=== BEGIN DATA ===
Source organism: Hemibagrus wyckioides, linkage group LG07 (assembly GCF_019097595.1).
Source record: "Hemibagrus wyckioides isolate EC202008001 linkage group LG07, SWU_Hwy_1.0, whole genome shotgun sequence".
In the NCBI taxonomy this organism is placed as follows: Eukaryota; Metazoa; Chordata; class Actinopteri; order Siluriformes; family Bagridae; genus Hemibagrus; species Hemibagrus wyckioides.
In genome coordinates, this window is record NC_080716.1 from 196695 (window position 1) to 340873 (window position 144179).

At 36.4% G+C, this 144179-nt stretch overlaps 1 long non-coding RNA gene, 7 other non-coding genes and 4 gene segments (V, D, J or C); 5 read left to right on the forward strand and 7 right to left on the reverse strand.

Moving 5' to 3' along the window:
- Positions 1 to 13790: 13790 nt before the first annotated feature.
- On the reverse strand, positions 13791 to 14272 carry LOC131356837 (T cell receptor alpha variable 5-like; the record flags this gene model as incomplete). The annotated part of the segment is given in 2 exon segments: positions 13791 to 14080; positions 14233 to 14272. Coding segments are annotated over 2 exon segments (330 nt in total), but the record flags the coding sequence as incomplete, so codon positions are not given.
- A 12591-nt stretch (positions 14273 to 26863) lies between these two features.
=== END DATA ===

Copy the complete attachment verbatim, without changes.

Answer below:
Source organism: Hemibagrus wyckioides, linkage group LG07 (assembly GCF_019097595.1).
Source record: "Hemibagrus wyckioides isolate EC202008001 linkage group LG07, SWU_Hwy_1.0, whole genome shotgun sequence".
In the NCBI taxonomy this organism is placed as follows: Eukaryota; Metazoa; Chordata; class Actinopteri; order Siluriformes; family Bagridae; genus Hemibagrus; species Hemibagrus wyckioides.
In genome coordinates, this window is record NC_080716.1 from 196695 (window position 1) to 340873 (window position 144179).

At 36.4% G+C, this 144179-nt stretch overlaps 1 long non-coding RNA gene, 7 other non-coding genes and 4 gene segments (V, D, J or C); 5 read left to right on the forward strand and 7 right to left on the reverse strand.

Moving 5' to 3' along the window:
- Positions 1 to 13790: 13790 nt before the first annotated feature.
- On the reverse strand, positions 13791 to 14272 carry LOC131356837 (T cell receptor alpha variable 5-like; the record flags this gene model as incomplete). The annotated part of the segment is given in 2 exon segments: positions 13791 to 14080; positions 14233 to 14272. Coding segments are annotated over 2 exon segments (330 nt in total), but the record flags the coding sequence as incomplete, so codon positions are not given.
- A 12591-nt stretch (positions 14273 to 26863) lies between these two features.